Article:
In "Olympia" (1996), Kozyra put her fight with cancer and the taboo of naked female bodies on display.[1] As an attempt to restore dignity to an ailing, moribund body by exposing social stereotypes of the aging female body, Kozyra juxtaposed Édouard Manet’s “Olympia” (1863), an image of a healthy, strong, and beautiful body, with her own chemotherapy treatment.[1] It was a protest against the belief that body illnesses or senility doom its owner to social invisibility. Included in the work are a photographic triptych of Olympia and a video of Kozyra's treatment. The first image shows Kozyra lying in the same pose as Manet's "Olympia", but her body is not meant to be the object of desire as with Manet's work, but, instead is pale, hairless, and unhealthy. The second image depicts Kozyra naked on a hospital bed– she is completely hairless and the effects of the chemotherapy are obvious. The third image shows an old woman sitting on a bed – she is alone. Her body is flabby and she has really saggy breasts. Her face is wrinkled all over and it seems that all her teeth are gone. At the same time she looks really calm – like she would reconcile with her fate. The women in all the photographs have one thing in common – black ribbon wrapped around the neck to symbolizes mourning and to hearken back to the work by Manet. The most scandalous element is not presenting the female nude as itself, but presenting the reality of life, illness, and death; that the female body is not just a thing of beauty and admiration of the male gaze.[1]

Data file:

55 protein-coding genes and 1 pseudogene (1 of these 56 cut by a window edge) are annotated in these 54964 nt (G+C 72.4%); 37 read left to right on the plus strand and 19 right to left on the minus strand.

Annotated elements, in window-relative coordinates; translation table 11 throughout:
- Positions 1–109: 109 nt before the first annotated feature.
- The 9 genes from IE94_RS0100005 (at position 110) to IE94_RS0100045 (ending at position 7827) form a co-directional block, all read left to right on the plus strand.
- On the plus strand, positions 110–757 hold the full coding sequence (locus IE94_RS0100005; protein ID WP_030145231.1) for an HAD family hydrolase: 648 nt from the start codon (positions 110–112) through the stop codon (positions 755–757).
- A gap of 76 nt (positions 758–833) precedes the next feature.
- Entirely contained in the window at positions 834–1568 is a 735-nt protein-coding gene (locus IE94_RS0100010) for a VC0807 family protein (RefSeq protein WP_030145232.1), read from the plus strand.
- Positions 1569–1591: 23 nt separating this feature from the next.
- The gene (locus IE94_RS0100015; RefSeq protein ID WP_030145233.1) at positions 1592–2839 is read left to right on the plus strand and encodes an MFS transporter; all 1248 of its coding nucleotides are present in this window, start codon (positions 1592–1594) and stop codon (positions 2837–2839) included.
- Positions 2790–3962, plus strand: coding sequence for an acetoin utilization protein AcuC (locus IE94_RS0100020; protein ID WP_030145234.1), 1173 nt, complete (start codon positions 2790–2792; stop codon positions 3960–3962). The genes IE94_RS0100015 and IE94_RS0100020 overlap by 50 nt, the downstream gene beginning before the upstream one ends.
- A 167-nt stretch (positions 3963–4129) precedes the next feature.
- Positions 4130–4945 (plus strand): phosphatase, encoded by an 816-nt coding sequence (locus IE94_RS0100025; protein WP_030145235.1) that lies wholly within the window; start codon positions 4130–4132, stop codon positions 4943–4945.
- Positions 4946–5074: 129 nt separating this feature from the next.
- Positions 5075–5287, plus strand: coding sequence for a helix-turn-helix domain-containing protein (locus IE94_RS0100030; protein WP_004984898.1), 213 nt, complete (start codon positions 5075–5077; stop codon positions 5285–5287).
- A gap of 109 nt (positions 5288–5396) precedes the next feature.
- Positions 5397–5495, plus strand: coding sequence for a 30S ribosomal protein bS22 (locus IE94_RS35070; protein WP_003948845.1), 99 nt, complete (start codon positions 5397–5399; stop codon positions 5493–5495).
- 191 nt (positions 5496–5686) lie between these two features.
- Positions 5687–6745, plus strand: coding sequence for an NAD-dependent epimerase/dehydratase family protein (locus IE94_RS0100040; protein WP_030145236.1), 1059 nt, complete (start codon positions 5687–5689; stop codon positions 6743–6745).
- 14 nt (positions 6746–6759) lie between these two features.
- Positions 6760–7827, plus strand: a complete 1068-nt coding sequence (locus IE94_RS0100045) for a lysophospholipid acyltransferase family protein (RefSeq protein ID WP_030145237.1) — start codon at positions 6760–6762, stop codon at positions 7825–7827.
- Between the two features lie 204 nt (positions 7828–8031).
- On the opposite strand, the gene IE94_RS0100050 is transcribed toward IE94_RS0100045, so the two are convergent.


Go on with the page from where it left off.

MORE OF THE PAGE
Cheerleaderka/Cheerleader by Katarzyna Kozyra from the permanent collection of Zachęta National Gallery of Art (Warsaw, Poland)

"Bathhouse" (1997) considers similar subject matter. Kozyra’s intention was to show how women really appear in situation where nobody is looking and when they don’t need to follow beauty canons. Kozyra was able to document this natural behavior by shooting her work with a hidden video camera. By doing this, she presented the female body as is and encouraged the viewers to go against their previous ideals and standards of beauty.[8] Additionally, it was an allusion to the history of art, with works of Rembrandt and Jean Ingres opening and closing the video.[1]

"Man’s Bathhouse" (1999) was a confrontation with and continuation of "Bathhouse". Kozyra went into a men’s bathhouse with fake penis attached to her and a towel hung on her shoulders covering the breasts. Surprisingly she found out, that men even when being alone they still focus on their appearance, peer at each other, and compare.

"The Rite of Spring" (1999-2002) was a video installation inspired by the choreography for Igor Stravinsky's 1913 ballet of the same name. Kozyra used former dancers from the Polish National Ballet who were no longer able to dance for this work. Kozyra photographed the elderly subjects lying on the ground in dance positions and then animated their movements[9].